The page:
As my journey into motherhood has progressed, I have become acutely aware of the judgement zones that exist across various categories of moms. Breastfeeding versus not; baby-wearing versus not; screen-time versus none. I guess I expected to encounter those issues.
What I didn’t plan on encountering is the competitive mothering landscape that exists within the mom world.
Rather than defending myself for the decision not to co-sleep, or whatever parenting choice my family made, the majority of uncomfortable mom conversations I find myself in are more about how we’re all measuring up against each other, rather than our parenting choices.
What size pants are you in? How many words does your son know? Are your floors real hardwood?
The feeling these questions generate is icky because they’re masked in good-natured dialogue and not straightforward debate or even “getting to know each other” chit-chat. I don’t feel like I’m being approached as a friend, rather I’m being measured and weighed in this competitive mothering battleground.
I’ve had a hard time processing how to engage with these competitive moms. At first, I wondered if I was reading too much into these remarks, but soon it became clear: there’s a competition in the mom world over who has the nicest house, the smartest kids, the best job, the most devoted husband, and the smallest butt.
The competitive mothering conversations always start out on neutral footing but quickly end in one-upmanship or question-and-answer sessions that feel more like intel gathering than genuine interest.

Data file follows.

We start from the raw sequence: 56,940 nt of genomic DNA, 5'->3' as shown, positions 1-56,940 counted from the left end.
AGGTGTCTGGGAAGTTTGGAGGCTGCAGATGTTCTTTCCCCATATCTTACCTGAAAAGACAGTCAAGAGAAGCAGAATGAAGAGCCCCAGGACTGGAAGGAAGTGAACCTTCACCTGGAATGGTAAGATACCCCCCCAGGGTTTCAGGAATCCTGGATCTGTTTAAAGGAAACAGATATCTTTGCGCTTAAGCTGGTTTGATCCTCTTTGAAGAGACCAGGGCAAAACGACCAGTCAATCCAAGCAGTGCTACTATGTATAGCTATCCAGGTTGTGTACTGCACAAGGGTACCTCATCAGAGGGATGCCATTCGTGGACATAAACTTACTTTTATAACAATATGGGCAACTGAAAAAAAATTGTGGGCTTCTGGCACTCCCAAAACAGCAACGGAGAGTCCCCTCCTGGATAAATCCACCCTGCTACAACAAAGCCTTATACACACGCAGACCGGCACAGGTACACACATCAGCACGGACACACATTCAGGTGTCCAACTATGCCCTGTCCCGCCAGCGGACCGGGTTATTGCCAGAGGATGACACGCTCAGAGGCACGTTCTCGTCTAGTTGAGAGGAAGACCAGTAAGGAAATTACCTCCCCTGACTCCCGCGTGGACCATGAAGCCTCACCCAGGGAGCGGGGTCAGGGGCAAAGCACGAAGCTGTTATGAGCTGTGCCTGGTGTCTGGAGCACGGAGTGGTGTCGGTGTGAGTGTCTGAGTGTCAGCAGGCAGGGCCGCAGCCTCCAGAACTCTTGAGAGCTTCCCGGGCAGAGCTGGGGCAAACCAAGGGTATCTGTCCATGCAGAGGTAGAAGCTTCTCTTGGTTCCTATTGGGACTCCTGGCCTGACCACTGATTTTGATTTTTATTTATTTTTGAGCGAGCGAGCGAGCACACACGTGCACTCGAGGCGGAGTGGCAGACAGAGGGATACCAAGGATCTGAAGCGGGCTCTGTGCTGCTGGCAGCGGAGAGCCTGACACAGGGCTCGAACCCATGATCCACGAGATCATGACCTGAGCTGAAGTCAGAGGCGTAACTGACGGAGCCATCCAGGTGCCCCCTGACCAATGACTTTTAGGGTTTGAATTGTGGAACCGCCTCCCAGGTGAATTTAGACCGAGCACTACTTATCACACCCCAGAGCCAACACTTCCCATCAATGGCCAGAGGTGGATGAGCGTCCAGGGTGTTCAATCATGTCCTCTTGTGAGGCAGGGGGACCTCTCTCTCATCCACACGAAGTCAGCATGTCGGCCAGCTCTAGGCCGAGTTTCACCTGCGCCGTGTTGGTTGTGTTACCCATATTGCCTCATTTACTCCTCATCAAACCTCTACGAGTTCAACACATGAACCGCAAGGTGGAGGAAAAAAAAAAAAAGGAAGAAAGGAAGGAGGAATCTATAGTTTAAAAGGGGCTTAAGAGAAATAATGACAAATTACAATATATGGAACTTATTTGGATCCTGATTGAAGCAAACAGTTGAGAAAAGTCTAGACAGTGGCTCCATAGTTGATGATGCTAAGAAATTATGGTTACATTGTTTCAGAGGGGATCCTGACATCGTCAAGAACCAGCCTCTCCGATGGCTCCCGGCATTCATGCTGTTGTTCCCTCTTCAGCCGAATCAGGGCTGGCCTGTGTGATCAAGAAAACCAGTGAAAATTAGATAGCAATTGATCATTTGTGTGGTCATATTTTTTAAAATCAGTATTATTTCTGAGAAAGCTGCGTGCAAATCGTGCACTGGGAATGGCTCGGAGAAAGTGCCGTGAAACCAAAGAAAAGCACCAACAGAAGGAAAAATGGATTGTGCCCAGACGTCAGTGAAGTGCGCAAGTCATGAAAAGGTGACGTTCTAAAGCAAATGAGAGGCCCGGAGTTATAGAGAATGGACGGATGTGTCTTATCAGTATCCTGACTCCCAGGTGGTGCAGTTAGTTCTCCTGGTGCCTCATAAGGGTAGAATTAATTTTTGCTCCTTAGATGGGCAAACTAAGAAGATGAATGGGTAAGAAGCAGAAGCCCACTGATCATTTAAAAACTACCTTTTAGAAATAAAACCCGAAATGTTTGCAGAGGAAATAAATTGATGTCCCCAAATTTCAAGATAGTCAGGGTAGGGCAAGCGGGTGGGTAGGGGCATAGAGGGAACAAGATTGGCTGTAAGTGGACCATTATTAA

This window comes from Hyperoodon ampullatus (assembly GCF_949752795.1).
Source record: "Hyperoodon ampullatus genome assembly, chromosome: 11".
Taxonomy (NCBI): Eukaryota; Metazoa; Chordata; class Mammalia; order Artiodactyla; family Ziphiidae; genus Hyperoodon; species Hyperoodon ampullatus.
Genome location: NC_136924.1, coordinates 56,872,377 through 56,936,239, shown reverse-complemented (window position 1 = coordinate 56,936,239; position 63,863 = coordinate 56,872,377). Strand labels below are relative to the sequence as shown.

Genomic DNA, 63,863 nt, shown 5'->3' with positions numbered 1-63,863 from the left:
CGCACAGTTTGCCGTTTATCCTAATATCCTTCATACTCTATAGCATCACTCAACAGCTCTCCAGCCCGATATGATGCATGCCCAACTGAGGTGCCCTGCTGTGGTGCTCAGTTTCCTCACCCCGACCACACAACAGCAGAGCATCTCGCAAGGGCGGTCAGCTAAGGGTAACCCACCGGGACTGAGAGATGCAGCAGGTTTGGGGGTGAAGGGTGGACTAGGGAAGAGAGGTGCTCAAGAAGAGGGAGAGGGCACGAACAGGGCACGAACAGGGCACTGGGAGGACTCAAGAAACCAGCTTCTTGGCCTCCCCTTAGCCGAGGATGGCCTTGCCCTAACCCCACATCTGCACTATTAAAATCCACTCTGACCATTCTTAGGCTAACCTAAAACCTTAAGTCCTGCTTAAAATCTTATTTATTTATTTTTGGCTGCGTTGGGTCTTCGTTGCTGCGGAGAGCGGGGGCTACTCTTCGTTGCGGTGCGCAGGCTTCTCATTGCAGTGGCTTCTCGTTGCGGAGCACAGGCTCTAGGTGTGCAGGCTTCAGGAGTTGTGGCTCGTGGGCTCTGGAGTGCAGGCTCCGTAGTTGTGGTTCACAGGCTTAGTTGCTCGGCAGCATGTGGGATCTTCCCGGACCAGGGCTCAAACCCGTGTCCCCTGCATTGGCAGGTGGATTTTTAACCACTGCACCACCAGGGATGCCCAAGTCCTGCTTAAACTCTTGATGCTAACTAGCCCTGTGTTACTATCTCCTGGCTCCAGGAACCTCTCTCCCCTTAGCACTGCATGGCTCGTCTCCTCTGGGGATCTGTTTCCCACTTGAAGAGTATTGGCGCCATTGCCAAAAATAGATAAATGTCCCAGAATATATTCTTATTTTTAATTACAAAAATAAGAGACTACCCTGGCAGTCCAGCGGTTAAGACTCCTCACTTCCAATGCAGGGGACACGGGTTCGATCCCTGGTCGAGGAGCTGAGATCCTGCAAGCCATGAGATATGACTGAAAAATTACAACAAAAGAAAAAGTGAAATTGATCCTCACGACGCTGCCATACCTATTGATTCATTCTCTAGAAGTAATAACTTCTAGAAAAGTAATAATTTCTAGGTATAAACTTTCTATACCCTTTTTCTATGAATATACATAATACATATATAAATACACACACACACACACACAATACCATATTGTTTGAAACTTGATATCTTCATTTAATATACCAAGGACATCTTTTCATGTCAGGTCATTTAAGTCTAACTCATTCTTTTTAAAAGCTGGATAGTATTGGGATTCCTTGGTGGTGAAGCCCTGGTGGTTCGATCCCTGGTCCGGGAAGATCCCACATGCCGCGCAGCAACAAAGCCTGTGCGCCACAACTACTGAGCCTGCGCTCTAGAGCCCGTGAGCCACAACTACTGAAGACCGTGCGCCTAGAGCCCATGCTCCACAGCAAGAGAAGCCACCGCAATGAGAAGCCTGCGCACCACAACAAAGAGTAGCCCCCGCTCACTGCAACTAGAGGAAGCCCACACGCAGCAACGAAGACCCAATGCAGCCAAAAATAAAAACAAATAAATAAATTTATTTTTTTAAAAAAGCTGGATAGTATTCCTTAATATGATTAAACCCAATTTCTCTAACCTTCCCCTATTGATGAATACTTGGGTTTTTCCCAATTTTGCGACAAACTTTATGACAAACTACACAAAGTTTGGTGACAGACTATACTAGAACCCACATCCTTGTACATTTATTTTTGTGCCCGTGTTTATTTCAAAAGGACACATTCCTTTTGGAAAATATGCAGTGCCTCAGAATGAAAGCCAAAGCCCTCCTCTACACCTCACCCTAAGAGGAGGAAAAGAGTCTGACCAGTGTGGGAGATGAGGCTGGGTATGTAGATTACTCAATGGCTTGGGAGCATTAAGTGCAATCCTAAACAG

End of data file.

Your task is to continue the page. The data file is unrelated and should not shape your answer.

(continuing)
I’ve encountered quite a range of these competitive moms. For example: A mom I’ve crossed paths with over the past couple of years recalled that my house was for sale. When she asked me where we’re living now, I told her we recently built a townhouse nearby, to which she responded, “Oh, we prefer to buy older single-family homes and invest in fixing them up.”
That conversation progressed into this woman questioning which of us would get a better return on their investment (rude, I know!) and asking what we’ll do without a yard for our son. Her yard, of course, is considerable, and they spend, “Just so much time mowing it.” (Which confirms my decision to buy a home that requires zero lawn maintenance to begin with. Cue eye roll.)
These interactions happen all of the time, and I’ve only been in the mom game for 23 measly months! I began to wonder, how much worse will this get? Isn’t being a mom hard enough? Aren’t villages meant to support and celebrate each other? I really want no part of this competitive mothering experience.
I find that competitive mothering makes us start to measure ourselves against other moms’ Instagram feeds, or become obsessed with keeping up with the Joneses.
I started to find myself trapped in a competitive cycle, and it didn’t feel good. I was too busy behind my phone streaming my life than focusing on actually enjoying it.
I’m no stranger to competition; in fact, I thrive on it. But I only like competition when it helps make me a better person, not a more insecure one. And after engaging in the grueling mom joust, I realized that there’s really no way to win.
Once I took space and stepped back, my annoyance and anger at the competitive moms softened, and I started to feel compassionate towards them. I felt empathy for their insecurities and sad that we can’t just be happy with who we are and what we have. These ladies could be my mom team, instead of my mom frenemies.
With that, I took myself out of the game because when it comes to the mom competition, anyone who plays is playing to lose.